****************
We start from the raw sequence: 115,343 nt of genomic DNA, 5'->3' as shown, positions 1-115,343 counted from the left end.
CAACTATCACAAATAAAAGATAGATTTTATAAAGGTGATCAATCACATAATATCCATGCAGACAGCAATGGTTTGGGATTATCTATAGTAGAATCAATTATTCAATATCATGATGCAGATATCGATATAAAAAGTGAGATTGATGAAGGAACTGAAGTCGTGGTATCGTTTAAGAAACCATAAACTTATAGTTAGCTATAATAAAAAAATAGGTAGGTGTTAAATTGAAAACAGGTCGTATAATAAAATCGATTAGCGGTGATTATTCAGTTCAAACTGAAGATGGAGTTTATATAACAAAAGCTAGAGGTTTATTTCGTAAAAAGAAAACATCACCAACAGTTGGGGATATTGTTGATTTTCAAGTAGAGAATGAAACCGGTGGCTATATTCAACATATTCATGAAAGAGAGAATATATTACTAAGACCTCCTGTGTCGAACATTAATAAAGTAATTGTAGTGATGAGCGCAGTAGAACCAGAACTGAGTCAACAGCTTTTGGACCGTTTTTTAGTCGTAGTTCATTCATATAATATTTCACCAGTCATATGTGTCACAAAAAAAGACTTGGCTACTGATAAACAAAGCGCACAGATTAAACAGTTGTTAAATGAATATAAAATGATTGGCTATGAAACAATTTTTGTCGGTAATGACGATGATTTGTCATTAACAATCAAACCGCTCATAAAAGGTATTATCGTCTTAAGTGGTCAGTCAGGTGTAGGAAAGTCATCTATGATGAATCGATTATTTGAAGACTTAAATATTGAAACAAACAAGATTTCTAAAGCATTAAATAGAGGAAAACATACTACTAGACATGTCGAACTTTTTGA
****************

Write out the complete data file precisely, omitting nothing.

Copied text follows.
We start from the raw sequence: 115,343 nt of genomic DNA, 5'->3' as shown, positions 1-115,343 counted from the left end.
CAACTATCACAAATAAAAGATAGATTTTATAAAGGTGATCAATCACATAATATCCATGCAGACAGCAATGGTTTGGGATTATCTATAGTAGAATCAATTATTCAATATCATGATGCAGATATCGATATAAAAAGTGAGATTGATGAAGGAACTGAAGTCGTGGTATCGTTTAAGAAACCATAAACTTATAGTTAGCTATAATAAAAAAATAGGTAGGTGTTAAATTGAAAACAGGTCGTATAATAAAATCGATTAGCGGTGATTATTCAGTTCAAACTGAAGATGGAGTTTATATAACAAAAGCTAGAGGTTTATTTCGTAAAAAGAAAACATCACCAACAGTTGGGGATATTGTTGATTTTCAAGTAGAGAATGAAACCGGTGGCTATATTCAACATATTCATGAAAGAGAGAATATATTACTAAGACCTCCTGTGTCGAACATTAATAAAGTAATTGTAGTGATGAGCGCAGTAGAACCAGAACTGAGTCAACAGCTTTTGGACCGTTTTTTAGTCGTAGTTCATTCATATAATATTTCACCAGTCATATGTGTCACAAAAAAAGACTTGGCTACTGATAAACAAAGCGCACAGATTAAACAGTTGTTAAATGAATATAAAATGATTGGCTATGAAACAATTTTTGTCGGTAATGACGATGATTTGTCATTAACAATCAAACCGCTCATAAAAGGTATTATCGTCTTAAGTGGTCAGTCAGGTGTAGGAAAGTCATCTATGATGAATCGATTATTTGAAGACTTAAATATTGAAACAAACAAGATTTCTAAAGCATTAAATAGAGGAAAACATACTACTAGACATGTCGAACTTTTTGA